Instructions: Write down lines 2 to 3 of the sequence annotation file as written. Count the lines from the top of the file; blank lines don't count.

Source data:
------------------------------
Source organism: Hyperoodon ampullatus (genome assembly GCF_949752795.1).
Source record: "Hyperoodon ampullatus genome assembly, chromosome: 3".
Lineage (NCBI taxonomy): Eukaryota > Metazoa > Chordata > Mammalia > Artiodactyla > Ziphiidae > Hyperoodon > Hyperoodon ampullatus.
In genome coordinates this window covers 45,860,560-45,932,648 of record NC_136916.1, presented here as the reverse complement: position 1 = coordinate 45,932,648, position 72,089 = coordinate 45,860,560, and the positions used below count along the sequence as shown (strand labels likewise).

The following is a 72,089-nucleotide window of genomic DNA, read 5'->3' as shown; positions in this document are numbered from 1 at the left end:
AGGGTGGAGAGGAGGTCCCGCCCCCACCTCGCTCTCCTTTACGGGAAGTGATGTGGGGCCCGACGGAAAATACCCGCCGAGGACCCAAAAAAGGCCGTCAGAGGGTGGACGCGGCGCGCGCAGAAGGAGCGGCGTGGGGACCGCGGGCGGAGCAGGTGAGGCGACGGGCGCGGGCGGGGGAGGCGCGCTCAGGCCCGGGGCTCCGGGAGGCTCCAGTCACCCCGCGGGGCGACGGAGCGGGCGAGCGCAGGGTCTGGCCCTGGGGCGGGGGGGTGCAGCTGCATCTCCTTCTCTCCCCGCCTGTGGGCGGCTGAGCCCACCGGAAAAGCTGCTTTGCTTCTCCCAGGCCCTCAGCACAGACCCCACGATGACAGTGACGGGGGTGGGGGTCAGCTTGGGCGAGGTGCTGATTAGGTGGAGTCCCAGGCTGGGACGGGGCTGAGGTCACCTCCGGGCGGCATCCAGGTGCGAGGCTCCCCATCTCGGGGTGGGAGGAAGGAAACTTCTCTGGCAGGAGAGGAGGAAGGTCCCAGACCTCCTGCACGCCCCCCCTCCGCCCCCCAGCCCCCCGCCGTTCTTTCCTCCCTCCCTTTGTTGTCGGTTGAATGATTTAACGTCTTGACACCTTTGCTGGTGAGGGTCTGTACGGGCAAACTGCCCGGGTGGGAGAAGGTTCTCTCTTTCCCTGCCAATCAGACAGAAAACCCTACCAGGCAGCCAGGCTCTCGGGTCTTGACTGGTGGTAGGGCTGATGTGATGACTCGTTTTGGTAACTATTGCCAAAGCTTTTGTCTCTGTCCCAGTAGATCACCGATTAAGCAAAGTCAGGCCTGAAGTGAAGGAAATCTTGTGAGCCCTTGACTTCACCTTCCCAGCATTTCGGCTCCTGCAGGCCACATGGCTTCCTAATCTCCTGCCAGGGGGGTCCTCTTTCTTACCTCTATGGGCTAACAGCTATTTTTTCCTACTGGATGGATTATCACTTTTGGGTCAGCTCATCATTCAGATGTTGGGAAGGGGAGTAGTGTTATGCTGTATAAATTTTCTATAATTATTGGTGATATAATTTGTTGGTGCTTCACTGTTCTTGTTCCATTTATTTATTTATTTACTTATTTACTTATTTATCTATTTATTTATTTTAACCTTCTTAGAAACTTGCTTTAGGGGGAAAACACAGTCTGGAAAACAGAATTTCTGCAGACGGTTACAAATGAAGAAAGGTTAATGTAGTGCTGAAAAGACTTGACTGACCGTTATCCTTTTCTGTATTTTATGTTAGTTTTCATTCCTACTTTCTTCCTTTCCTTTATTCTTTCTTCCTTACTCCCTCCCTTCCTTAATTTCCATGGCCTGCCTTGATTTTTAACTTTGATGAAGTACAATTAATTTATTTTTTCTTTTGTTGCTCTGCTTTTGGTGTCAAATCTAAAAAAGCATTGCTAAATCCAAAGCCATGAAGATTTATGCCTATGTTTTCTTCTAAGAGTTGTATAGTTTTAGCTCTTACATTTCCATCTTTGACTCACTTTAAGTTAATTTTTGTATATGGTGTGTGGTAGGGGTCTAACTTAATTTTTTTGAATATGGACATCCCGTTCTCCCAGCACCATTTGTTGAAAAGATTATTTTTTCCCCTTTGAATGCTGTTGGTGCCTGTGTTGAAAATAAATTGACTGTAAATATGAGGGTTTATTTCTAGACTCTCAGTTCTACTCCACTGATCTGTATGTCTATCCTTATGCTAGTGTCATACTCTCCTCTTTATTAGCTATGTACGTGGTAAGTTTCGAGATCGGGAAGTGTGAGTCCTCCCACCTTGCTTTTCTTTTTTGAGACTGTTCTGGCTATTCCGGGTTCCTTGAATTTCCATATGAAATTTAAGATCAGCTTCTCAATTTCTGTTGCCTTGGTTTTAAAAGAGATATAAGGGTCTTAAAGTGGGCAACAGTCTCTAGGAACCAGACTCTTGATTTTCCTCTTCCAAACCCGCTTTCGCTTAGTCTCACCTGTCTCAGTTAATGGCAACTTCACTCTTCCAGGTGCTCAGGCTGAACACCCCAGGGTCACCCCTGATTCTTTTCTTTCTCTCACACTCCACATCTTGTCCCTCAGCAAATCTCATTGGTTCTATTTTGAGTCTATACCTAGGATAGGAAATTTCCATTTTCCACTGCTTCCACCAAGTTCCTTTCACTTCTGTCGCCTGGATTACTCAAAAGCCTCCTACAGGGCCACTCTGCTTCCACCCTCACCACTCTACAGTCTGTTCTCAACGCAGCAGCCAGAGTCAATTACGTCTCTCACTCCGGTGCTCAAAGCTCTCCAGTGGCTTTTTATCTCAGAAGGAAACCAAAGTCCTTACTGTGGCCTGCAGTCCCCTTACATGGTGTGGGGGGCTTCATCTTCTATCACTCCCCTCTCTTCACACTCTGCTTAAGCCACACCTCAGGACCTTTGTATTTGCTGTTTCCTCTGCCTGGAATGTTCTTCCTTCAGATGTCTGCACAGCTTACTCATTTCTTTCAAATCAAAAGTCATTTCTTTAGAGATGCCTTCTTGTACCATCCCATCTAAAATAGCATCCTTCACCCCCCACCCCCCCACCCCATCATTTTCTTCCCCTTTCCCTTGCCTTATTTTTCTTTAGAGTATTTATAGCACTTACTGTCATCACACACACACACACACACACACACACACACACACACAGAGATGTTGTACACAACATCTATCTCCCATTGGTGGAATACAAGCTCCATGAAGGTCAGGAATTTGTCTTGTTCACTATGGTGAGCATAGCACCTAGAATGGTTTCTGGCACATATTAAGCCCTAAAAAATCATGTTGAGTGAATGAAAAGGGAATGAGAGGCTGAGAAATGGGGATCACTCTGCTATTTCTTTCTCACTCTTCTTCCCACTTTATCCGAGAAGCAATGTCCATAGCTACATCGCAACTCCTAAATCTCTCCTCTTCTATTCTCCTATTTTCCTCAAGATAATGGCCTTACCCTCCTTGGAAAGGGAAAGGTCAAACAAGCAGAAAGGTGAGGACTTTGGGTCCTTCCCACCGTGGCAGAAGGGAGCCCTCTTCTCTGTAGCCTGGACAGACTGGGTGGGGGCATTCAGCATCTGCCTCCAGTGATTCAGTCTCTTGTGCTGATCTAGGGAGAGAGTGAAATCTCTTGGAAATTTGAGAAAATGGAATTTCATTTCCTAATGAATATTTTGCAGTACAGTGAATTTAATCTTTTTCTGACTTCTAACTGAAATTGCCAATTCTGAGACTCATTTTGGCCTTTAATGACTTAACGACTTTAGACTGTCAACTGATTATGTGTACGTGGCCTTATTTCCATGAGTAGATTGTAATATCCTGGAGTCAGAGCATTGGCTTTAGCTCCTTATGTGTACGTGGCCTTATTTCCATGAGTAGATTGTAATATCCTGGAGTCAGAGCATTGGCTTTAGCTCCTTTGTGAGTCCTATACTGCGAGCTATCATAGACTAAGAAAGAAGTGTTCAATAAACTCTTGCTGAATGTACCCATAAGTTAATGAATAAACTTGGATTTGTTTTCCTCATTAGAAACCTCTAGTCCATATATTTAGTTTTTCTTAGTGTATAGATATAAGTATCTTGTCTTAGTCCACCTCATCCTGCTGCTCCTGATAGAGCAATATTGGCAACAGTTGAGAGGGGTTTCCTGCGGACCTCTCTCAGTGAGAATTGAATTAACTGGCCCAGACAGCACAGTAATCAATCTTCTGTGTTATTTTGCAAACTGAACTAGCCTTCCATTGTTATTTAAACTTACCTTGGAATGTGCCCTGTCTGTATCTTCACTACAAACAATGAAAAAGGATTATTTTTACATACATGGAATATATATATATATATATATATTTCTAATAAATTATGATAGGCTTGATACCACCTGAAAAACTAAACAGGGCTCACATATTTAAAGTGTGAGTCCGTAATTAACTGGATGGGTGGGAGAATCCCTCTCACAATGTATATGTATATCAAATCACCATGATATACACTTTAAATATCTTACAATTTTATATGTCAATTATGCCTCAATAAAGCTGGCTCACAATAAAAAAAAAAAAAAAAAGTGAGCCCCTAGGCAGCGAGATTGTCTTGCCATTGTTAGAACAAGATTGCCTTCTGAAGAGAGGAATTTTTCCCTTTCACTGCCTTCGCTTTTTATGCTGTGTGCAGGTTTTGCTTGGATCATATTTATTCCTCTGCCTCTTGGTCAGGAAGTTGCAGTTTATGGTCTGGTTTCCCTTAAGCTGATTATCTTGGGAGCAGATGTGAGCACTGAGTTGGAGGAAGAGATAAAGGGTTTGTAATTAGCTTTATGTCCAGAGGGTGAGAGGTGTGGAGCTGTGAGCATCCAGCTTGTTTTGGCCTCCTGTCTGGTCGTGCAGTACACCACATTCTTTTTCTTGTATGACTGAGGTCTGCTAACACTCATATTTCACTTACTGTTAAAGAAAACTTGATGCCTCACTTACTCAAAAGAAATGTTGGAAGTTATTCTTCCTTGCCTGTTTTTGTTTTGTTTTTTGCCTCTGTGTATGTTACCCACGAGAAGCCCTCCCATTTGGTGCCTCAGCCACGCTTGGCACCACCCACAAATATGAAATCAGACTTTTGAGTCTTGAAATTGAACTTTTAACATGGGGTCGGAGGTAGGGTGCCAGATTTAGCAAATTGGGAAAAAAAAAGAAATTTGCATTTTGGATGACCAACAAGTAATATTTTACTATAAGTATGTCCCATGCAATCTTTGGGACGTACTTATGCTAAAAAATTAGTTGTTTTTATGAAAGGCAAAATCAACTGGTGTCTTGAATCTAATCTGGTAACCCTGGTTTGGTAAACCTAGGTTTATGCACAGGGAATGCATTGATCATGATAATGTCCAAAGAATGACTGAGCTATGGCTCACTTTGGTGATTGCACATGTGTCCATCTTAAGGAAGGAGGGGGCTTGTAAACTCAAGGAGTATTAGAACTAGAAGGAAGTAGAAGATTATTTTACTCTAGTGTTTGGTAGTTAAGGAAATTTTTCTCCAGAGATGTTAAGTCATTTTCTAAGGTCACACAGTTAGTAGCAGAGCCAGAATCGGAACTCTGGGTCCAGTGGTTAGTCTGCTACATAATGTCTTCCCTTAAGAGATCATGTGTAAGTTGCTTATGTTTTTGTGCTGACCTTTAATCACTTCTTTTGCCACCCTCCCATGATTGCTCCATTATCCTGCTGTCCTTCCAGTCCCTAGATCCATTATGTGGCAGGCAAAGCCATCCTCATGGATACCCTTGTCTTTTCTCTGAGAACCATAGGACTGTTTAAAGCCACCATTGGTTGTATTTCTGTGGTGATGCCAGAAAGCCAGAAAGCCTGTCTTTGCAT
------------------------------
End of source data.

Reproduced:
Source record: "Hyperoodon ampullatus genome assembly, chromosome: 3".
Lineage (NCBI taxonomy): Eukaryota > Metazoa > Chordata > Mammalia > Artiodactyla > Ziphiidae > Hyperoodon > Hyperoodon ampullatus.